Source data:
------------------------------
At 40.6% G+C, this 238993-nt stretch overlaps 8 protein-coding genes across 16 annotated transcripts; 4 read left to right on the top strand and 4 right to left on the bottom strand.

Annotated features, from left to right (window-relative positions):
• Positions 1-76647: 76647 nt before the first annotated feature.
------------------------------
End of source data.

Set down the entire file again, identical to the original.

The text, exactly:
At 40.6% G+C, this 238993-nt stretch overlaps 8 protein-coding genes across 16 annotated transcripts; 4 read left to right on the top strand and 4 right to left on the bottom strand.

Annotated features, from left to right (window-relative positions):
• Positions 1-76647: 76647 nt before the first annotated feature.